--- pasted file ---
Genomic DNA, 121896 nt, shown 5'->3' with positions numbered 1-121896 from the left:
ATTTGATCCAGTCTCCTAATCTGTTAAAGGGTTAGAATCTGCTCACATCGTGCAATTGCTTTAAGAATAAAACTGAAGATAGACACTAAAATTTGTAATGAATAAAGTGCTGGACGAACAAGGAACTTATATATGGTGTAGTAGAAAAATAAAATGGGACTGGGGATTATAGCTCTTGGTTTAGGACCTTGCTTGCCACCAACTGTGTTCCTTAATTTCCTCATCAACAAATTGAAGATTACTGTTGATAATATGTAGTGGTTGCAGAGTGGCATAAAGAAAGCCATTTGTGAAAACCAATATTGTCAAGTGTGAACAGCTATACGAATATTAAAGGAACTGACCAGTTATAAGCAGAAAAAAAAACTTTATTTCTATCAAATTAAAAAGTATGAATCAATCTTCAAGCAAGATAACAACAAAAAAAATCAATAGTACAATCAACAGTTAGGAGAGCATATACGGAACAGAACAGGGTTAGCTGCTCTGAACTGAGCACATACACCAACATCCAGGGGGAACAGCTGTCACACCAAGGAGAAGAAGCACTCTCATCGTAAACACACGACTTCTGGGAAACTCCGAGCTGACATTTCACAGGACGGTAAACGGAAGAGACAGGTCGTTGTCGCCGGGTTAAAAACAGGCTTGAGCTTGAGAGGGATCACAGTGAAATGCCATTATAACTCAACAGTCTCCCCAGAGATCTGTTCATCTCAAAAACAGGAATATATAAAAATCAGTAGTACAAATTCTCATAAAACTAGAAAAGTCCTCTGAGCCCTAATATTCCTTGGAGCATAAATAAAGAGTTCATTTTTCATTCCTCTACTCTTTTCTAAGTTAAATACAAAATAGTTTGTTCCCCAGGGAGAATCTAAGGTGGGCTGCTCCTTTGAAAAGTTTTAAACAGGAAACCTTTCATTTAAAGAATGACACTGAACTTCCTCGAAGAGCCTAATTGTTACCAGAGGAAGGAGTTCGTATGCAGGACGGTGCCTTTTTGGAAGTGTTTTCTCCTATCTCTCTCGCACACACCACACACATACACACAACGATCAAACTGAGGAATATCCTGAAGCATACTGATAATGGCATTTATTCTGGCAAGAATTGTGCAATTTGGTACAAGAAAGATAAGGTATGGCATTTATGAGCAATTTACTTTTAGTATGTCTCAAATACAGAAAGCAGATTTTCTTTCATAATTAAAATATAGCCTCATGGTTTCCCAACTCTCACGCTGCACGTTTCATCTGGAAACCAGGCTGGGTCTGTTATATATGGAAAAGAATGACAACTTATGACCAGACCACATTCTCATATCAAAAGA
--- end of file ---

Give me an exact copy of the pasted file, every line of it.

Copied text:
Genomic DNA, 121896 nt, shown 5'->3' with positions numbered 1-121896 from the left:
ATTTGATCCAGTCTCCTAATCTGTTAAAGGGTTAGAATCTGCTCACATCGTGCAATTGCTTTAAGAATAAAACTGAAGATAGACACTAAAATTTGTAATGAATAAAGTGCTGGACGAACAAGGAACTTATATATGGTGTAGTAGAAAAATAAAATGGGACTGGGGATTATAGCTCTTGGTTTAGGACCTTGCTTGCCACCAACTGTGTTCCTTAATTTCCTCATCAACAAATTGAAGATTACTGTTGATAATATGTAGTGGTTGCAGAGTGGCATAAAGAAAGCCATTTGTGAAAACCAATATTGTCAAGTGTGAACAGCTATACGAATATTAAAGGAACTGACCAGTTATAAGCAGAAAAAAAAACTTTATTTCTATCAAATTAAAAAGTATGAATCAATCTTCAAGCAAGATAACAACAAAAAAAATCAATAGTACAATCAACAGTTAGGAGAGCATATACGGAACAGAACAGGGTTAGCTGCTCTGAACTGAGCACATACACCAACATCCAGGGGGAACAGCTGTCACACCAAGGAGAAGAAGCACTCTCATCGTAAACACACGACTTCTGGGAAACTCCGAGCTGACATTTCACAGGACGGTAAACGGAAGAGACAGGTCGTTGTCGCCGGGTTAAAAACAGGCTTGAGCTTGAGAGGGATCACAGTGAAATGCCATTATAACTCAACAGTCTCCCCAGAGATCTGTTCATCTCAAAAACAGGAATATATAAAAATCAGTAGTACAAATTCTCATAAAACTAGAAAAGTCCTCTGAGCCCTAATATTCCTTGGAGCATAAATAAAGAGTTCATTTTTCATTCCTCTACTCTTTTCTAAGTTAAATACAAAATAGTTTGTTCCCCAGGGAGAATCTAAGGTGGGCTGCTCCTTTGAAAAGTTTTAAACAGGAAACCTTTCATTTAAAGAATGACACTGAACTTCCTCGAAGAGCCTAATTGTTACCAGAGGAAGGAGTTCGTATGCAGGACGGTGCCTTTTTGGAAGTGTTTTCTCCTATCTCTCTCGCACACACCACACACATACACACAACGATCAAACTGAGGAATATCCTGAAGCATACTGATAATGGCATTTATTCTGGCAAGAATTGTGCAATTTGGTACAAGAAAGATAAGGTATGGCATTTATGAGCAATTTACTTTTAGTATGTCTCAAATACAGAAAGCAGATTTTCTTTCATAATTAAAATATAGCCTCATGGTTTCCCAACTCTCACGCTGCACGTTTCATCTGGAAACCAGGCTGGGTCTGTTATATATGGAAAAGAATGACAACTTATGACCAGACCACATTCTCATATCAAAAGA